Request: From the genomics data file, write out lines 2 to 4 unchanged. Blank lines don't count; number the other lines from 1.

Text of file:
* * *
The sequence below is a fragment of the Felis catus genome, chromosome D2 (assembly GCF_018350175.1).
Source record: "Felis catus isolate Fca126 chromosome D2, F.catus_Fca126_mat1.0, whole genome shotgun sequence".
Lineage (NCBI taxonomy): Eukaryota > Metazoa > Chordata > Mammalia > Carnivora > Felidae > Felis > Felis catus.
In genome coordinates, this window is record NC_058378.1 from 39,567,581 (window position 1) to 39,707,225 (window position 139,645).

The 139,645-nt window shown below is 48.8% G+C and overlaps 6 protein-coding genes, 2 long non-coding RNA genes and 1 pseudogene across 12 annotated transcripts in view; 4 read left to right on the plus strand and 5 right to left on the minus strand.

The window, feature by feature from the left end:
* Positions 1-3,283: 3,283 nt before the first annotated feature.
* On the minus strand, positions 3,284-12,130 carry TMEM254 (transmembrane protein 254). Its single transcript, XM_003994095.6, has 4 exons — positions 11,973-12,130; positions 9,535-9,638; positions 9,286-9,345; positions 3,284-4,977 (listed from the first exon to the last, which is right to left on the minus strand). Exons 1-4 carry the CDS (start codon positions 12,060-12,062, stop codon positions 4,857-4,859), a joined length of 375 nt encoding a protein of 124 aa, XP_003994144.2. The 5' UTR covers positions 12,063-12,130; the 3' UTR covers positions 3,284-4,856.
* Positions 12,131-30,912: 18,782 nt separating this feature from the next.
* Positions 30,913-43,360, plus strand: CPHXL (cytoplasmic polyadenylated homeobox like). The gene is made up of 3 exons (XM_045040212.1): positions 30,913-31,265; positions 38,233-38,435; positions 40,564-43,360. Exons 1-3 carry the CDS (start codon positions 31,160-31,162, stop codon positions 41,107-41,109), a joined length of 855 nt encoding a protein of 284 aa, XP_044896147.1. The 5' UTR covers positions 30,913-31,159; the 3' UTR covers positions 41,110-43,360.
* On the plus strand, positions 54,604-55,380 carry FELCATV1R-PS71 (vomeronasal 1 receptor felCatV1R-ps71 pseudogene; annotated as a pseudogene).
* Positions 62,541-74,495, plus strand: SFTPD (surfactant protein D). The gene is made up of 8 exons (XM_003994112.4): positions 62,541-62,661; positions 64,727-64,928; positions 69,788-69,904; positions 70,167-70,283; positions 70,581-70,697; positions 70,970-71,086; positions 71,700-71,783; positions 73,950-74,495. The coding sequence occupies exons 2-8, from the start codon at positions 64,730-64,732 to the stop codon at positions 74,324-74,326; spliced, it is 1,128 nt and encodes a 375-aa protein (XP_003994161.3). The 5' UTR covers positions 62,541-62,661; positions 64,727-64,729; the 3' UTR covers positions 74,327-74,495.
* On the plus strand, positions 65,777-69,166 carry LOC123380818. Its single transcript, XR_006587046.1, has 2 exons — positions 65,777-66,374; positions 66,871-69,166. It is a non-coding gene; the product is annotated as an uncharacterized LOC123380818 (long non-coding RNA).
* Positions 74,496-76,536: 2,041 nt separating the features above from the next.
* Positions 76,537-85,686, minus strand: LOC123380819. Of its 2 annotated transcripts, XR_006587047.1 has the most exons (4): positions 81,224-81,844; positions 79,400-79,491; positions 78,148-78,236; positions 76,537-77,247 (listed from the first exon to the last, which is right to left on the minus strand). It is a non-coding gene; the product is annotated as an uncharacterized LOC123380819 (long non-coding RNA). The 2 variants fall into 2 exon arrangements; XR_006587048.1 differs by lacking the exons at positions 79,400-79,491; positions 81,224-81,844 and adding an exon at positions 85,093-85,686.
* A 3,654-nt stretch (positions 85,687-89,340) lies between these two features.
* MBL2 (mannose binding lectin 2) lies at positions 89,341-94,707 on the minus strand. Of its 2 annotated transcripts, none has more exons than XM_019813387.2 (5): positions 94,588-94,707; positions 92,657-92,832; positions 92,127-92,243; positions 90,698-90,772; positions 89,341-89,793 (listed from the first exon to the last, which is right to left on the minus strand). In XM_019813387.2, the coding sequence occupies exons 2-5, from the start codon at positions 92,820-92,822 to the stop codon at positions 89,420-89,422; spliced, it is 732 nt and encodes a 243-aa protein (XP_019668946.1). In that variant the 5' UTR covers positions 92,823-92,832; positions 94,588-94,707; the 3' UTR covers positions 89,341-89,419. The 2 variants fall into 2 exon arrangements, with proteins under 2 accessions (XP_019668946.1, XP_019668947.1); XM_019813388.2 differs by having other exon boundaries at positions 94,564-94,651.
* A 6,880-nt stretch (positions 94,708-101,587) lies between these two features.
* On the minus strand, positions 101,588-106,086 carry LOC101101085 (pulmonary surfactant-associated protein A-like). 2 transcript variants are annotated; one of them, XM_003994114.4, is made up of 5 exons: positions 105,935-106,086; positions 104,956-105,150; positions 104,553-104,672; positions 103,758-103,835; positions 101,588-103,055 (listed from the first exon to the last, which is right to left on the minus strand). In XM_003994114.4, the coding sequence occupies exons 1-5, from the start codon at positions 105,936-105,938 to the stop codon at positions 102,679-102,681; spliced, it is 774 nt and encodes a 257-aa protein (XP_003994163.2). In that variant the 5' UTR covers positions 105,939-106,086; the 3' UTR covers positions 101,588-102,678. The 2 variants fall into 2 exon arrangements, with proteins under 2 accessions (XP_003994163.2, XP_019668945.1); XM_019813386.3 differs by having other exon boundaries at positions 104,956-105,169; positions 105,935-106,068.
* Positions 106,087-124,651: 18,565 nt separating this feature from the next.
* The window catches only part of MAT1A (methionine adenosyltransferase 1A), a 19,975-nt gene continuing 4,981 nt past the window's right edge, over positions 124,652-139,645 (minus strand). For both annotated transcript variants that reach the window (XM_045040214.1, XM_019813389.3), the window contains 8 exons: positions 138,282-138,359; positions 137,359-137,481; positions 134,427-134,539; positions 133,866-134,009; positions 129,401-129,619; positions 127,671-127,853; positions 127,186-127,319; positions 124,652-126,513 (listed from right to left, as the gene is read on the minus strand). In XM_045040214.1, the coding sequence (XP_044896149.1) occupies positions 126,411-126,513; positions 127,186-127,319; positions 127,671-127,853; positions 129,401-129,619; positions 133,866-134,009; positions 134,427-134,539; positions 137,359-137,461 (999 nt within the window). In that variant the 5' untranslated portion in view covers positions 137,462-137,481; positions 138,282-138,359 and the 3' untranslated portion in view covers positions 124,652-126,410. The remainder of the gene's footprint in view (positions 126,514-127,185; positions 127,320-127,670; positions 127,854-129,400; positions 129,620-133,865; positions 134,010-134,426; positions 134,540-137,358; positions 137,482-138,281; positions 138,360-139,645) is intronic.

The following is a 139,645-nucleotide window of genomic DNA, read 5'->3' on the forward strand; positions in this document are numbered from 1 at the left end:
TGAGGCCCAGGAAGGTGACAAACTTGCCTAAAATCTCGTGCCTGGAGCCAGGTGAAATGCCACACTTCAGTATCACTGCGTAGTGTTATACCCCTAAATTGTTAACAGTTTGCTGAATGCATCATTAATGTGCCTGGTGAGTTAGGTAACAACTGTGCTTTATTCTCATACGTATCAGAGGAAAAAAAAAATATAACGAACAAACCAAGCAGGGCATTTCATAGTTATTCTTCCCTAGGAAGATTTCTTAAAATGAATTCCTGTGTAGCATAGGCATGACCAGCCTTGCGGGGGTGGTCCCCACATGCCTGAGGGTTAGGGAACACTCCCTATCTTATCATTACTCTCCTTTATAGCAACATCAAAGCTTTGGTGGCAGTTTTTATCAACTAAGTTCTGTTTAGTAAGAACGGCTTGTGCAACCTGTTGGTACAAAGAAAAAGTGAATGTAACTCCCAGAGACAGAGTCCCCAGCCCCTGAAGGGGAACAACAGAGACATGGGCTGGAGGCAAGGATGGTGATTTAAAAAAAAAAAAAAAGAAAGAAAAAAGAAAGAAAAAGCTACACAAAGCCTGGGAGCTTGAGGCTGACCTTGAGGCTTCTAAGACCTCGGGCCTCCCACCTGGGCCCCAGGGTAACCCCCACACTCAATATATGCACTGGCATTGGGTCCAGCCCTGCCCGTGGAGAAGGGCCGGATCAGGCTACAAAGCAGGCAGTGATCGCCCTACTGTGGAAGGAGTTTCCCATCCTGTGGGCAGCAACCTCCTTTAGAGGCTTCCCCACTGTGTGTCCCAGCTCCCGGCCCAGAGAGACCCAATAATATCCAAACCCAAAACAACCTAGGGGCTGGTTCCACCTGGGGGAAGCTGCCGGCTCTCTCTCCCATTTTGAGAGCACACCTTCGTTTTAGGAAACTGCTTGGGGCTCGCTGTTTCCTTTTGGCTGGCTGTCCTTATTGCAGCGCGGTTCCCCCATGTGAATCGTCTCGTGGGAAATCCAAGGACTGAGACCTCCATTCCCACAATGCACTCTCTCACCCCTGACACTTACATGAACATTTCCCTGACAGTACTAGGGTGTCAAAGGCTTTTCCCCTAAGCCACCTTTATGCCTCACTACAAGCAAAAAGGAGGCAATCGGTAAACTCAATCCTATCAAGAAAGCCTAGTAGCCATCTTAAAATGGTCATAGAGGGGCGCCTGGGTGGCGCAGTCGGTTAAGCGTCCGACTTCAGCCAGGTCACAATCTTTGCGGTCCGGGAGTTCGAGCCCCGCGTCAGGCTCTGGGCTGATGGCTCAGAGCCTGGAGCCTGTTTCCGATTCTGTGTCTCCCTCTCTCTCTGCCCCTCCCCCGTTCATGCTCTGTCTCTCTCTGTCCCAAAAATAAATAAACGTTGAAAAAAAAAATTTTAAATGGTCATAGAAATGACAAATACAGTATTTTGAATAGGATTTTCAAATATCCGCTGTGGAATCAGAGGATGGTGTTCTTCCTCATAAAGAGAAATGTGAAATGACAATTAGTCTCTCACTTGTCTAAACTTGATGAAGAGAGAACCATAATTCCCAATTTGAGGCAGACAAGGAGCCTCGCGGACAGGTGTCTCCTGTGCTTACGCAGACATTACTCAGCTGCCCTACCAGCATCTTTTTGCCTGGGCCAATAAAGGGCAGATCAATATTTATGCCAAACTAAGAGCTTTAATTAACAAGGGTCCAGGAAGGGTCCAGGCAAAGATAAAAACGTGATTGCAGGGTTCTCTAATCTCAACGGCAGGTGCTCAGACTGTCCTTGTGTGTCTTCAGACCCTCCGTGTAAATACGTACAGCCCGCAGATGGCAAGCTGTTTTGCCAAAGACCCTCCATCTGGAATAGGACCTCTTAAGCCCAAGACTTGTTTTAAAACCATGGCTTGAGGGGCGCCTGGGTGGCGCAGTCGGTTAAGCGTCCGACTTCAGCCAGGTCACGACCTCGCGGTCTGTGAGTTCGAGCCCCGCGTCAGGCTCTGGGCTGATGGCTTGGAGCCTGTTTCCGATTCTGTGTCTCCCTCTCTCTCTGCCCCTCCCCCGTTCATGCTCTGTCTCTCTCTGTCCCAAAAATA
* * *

Source record: "Felis catus isolate Fca126 chromosome D2, F.catus_Fca126_mat1.0, whole genome shotgun sequence".
Lineage (NCBI taxonomy): Eukaryota > Metazoa > Chordata > Mammalia > Carnivora > Felidae > Felis > Felis catus.
In genome coordinates, this window is record NC_058378.1 from 39,567,581 (window position 1) to 39,707,225 (window position 139,645).